To continue with the detective example, then, one can imagine the game designer as developing two kinds of narratives – one relatively unstructured and controlled by the player as they explore the game space and unlock its secrets; the other prestructured but embedded within the mise-en-scene awaiting discovery. The game world becomes a kind of information space, a memory palace. Myst is a highly successful example of this kind of embedded narrative, but embedded narrative does not necessarily require an emptying of the space of contemporary narrative activities, as a game such as Half-Life might suggest. Embedded narrative can and often does occur within contested spaces. We may have to battle our way past antagonists, navigate through mazes, or figure out how to pick locks in order to move through the narratively impregnated mise-en-scene. Such a mixture of enacted and embedded narrative elements can allow for a balance between the flexibility of interactivity and the coherence of a pre-authored narrative.
Using Quake as an example, Jesper Juul argues that flashbacks are impossible within games, because the game play always occurs in real-time (Juul 1998). Yet, this is to confuse story and plot. Games are no more locked into an eternal present than films are always linear. Many games contain moments of revelation or artifacts that shed light on past actions. Carson (2000) suggests that part of the art of game design comes in finding artful ways of embedding narrative information into the environment without destroying its immersiveness and without giving the player a sensation of being drug around by the neck:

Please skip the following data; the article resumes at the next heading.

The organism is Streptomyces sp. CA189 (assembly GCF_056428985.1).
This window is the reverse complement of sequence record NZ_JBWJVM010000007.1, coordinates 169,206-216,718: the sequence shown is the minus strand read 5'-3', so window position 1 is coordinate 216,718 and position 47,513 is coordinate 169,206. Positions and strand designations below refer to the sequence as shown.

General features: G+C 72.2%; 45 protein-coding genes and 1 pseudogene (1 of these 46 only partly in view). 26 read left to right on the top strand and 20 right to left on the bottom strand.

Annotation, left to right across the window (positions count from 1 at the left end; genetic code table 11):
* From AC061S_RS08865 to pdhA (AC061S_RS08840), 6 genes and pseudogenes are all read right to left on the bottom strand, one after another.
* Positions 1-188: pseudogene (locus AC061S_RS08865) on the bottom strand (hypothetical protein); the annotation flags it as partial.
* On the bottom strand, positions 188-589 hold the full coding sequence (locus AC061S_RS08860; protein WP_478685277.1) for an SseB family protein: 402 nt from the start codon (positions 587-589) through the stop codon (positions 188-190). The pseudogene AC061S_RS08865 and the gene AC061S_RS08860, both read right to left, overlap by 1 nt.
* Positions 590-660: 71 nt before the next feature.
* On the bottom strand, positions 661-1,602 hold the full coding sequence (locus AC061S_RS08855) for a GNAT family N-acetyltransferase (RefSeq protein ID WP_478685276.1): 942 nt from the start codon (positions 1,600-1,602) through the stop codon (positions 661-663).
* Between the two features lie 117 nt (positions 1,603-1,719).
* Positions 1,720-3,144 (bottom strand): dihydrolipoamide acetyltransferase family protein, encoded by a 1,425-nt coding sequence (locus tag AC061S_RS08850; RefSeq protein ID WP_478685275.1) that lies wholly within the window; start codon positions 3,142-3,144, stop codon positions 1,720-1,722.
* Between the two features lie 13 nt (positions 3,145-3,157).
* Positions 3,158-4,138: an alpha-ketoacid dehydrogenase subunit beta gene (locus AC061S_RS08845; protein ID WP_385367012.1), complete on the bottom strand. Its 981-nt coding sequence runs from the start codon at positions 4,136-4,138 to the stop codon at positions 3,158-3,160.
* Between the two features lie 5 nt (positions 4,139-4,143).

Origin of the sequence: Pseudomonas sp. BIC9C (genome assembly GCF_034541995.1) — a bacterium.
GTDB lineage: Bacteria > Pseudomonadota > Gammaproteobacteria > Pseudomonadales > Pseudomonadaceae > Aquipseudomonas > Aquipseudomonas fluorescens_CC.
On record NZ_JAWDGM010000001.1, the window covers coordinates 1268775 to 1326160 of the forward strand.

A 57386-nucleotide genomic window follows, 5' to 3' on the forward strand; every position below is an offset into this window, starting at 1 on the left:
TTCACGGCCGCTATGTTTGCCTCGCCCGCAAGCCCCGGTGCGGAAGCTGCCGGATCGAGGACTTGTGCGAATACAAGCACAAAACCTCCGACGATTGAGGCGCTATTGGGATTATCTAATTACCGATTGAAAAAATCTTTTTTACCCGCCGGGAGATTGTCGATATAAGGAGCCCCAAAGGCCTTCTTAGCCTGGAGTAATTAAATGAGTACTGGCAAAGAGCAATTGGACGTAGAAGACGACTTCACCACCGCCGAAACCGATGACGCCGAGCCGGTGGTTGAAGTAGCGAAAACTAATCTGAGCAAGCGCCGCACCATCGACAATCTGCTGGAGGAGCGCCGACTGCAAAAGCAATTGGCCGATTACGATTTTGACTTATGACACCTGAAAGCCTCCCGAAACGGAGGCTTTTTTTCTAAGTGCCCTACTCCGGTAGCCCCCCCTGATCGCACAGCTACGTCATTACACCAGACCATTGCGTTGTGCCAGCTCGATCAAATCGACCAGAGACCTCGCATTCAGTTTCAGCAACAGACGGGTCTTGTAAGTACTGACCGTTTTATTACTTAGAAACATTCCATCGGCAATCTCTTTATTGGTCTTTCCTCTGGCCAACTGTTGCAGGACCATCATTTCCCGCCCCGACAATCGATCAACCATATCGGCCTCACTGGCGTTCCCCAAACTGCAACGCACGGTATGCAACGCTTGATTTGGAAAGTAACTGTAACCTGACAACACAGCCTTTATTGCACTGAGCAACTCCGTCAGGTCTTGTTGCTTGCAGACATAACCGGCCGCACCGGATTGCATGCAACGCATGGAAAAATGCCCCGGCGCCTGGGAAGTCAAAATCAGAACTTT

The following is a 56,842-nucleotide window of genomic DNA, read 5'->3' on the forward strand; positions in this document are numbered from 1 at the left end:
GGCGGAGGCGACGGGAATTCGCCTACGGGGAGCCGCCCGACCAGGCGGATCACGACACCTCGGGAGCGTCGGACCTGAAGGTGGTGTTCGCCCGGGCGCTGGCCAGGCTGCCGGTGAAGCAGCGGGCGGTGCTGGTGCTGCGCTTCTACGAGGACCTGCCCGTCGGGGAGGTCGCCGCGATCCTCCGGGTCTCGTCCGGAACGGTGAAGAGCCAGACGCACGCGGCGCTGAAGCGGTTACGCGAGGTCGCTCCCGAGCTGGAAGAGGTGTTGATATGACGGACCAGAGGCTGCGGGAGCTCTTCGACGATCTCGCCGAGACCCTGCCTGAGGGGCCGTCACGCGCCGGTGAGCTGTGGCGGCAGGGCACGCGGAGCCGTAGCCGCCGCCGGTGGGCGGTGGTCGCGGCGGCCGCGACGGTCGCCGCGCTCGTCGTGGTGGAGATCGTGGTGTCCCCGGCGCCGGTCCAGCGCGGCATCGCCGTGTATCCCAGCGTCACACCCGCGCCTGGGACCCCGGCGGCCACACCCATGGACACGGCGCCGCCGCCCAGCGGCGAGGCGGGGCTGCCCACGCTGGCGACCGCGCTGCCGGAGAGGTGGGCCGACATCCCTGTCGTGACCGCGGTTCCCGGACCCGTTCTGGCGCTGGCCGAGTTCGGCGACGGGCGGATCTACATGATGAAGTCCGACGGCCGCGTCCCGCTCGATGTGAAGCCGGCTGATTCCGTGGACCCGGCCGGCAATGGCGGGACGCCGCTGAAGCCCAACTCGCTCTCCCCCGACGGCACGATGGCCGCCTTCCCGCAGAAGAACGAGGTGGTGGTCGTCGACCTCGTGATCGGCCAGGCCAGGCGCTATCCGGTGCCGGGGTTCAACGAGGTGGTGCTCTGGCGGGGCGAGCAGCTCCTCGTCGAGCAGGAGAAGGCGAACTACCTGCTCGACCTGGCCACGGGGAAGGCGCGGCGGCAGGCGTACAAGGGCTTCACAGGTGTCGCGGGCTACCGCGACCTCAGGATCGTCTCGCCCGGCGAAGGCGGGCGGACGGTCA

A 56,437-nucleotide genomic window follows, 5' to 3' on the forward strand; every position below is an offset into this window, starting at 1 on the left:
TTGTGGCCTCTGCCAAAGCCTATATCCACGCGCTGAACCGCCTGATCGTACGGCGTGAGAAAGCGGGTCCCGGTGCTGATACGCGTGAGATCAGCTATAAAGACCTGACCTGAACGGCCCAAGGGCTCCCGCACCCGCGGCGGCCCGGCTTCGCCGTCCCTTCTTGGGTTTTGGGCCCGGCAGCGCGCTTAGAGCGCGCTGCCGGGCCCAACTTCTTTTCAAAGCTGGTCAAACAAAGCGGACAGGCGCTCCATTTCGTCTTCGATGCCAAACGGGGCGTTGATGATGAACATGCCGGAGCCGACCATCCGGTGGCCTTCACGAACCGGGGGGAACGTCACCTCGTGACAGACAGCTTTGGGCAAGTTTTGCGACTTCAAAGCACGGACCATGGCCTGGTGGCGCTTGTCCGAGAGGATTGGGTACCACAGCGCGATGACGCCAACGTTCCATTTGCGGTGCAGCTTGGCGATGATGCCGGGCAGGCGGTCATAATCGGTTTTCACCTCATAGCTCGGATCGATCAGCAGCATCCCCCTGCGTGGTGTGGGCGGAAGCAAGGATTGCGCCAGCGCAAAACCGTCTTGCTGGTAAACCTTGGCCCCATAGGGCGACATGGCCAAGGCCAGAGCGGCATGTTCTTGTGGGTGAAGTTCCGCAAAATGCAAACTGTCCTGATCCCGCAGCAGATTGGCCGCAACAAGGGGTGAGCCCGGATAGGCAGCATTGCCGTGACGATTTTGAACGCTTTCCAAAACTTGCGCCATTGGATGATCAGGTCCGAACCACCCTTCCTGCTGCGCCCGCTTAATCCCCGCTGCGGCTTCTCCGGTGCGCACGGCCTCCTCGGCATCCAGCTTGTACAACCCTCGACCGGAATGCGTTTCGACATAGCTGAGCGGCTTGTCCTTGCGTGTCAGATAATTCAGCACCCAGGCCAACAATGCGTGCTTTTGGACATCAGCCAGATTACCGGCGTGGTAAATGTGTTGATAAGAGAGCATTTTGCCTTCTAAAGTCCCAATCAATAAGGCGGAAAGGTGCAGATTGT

Staged areas… [can] lead the game player to come to their own conclusions about a previous event or to suggest a potential danger just ahead. Some examples include… doors that have been broken open, traces of a recent explosion, a crashed vehicle, a piano dropped from a great height, charred remains of a fire.
Players, he argues, can return to a familiar space later in the game and discover it has been transformed by subsequent (off-screen) events. Clive Barker’s Undying, for example, creates a powerful sense of backstory in precisely this manner. It is a story of sibling rivalry that has taken on supernatural dimensions. As we visit each character’s space, we have a sense of the human they once were and the demon they have become. In Peter Molyneux’s Black and White, the player’s ethical choices within the game leave traces on the landscape or reconfigure the physical appearances of their characters. Here, we might read narrative consequences off mise-en-scene the same way we read Dorian Gray’s debauchery off of his portrait. Carson describes such narrative devices as “following Saknussemm,” referring to the ways that the protagonists of Jules Verne’s Journey to The Center of the Earth keep stumbling across clues and artifacts left behind by the sixteenth-century Icelandic scientist/explorer Arne Saknussemm, and readers become fascinated to see what they can learn about his ultimate fate as the travelers come closer to reaching their intended destination.